Parental Aid

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So your kids have made it through college. That leaves you with a little money to spend on yourself, right? Not yet. What parents are discovering is that in a wobbly economy, the kids don't quite leave the financial nest. Sandy Nelson, 57, an elementary school teacher, thought her daughter Annalise could have her pick of well-paying positions in consulting firms like PricewaterhouseCoopers and Ernst & Young. But the senior at Harvard, set to graduate this June with a 3.75 grade-point average, is waiting out the tough economy by moving to France in August to teach English part time and try to get a job as an au pair. For Sandy, that means putting off her fleeting thoughts of retiring so she can keep her daughter on her health-insurance plan at $320 a month. The Nelsons are also prepared to spend an additional $600 or so each month to help their only child with living expenses and payments on a $15,000 student loan. "We'll happily underwrite this experience for her," says Annalise's father Jim, 67, a retired pastor in Minneapolis, Minn. "It's a good thing, though, that we live frugally and have the handy cash to be able to do this." Whether it's delaying retirement, putting off a major trip or holding on to the house so there's a spare room for Junior to come home to, parents of graduating college students are realizing that their financial obligations are not over once their children enter the working world. An economy that is still in recovery has left today's college graduates facing fewer job opportunities at lower starting salaries.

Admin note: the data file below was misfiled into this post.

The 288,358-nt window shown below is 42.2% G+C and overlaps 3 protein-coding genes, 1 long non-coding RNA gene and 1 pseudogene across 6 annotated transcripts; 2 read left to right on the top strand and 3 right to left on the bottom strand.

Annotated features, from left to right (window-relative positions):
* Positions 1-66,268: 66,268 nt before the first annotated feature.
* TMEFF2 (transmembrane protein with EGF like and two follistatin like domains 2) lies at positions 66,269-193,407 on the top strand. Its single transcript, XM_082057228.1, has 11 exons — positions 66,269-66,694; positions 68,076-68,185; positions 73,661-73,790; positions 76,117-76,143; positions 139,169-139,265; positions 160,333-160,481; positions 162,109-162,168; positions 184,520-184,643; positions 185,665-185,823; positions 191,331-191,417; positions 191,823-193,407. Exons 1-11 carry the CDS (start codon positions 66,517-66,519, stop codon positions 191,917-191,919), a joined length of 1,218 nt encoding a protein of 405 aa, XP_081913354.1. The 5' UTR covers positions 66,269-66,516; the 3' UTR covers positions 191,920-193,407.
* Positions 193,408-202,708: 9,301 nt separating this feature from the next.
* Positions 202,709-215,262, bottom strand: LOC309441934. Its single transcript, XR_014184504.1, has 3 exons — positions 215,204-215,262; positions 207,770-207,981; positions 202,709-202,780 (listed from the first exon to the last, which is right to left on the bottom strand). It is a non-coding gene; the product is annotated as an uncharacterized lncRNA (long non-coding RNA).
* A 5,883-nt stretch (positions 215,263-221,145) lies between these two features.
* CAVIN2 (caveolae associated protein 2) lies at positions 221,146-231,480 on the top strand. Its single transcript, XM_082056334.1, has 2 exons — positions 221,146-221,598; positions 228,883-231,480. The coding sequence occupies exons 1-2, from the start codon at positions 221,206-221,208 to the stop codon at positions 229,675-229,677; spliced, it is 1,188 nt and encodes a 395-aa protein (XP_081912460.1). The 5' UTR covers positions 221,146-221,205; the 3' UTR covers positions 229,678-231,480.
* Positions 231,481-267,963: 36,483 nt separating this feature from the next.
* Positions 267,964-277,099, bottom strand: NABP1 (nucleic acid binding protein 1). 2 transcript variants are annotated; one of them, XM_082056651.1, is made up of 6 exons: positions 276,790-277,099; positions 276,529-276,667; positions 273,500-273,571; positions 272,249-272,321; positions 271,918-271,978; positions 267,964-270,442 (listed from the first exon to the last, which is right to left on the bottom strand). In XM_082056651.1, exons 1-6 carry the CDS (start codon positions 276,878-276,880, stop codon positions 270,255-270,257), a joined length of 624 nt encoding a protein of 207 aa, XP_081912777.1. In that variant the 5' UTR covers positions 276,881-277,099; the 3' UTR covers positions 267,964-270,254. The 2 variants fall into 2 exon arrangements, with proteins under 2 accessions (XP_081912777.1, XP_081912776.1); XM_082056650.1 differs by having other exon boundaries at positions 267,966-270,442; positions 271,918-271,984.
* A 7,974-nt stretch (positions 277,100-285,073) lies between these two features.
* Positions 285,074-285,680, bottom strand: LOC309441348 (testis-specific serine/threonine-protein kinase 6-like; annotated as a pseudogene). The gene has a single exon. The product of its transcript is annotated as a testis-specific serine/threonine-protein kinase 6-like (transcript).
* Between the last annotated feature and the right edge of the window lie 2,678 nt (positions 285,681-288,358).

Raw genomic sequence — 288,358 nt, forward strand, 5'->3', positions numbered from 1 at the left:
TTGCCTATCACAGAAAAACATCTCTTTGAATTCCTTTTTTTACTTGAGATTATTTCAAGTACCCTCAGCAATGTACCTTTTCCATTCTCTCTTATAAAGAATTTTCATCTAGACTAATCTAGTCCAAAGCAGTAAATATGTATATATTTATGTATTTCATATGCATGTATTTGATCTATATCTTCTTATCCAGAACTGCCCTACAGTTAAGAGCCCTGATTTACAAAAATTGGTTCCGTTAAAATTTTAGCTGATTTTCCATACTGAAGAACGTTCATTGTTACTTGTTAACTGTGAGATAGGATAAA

Pay for college graduates is now in the high $20,000s to low $30,000s, compared with high $30,000s and low $40,000s just two years ago, says John Challenger, chief executive officer of Challenger, Gray & Christmas Inc., an international outplacement firm based in Chicago. To make matters worse, this year's 1.2 million spring graduates could face job searches that last four to six months instead of being besieged with offers even before graduation, which was the case three years ago. Challenger predicts that about 30%--or 360,000 of these new graduates--will still be jobless by November, compared with 5% to 10% about three years ago. At Northwestern University, a sign of the times is that the number of on-campus recruiters is down 25% from last year, says Lonnie Dunlap, director of career services.


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This is why Julia Turner Lowe and her ex-husband Bill Lowe have decided to continue paying their daughter's rent and some living expenses through the end of this year and, if necessary, into 2003--to the tune of $1,000 a month. They are anticipating that their child Naima, 23, who graduates from Brown University this month and wants to follow in the family footsteps of teaching, will need time to find a job, even if she's likely to land one eventually in that growth sector. For now, Turner Lowe is holding off taking any summer trips as a way to save money.

Financial planners recommend that parents avoid dipping into their 401(k)s or pension plans to help their children and instead cut back on short-term optional expenses like entertainment and vacations. Advisers also point out one way the tax code can help: if you continue to pay at least 50% of your child's total living expenses, you can still claim that child as a dependent.

Meanwhile, graduating seniors should look at government positions, night jobs, nonprofits and part-time jobs in areas like health care, telemarketing, manufacturing and security. And there's a possible silver lining. "This is a chance for me to explore, have fun and try something different," which is how Annalise Nelson sees the situation.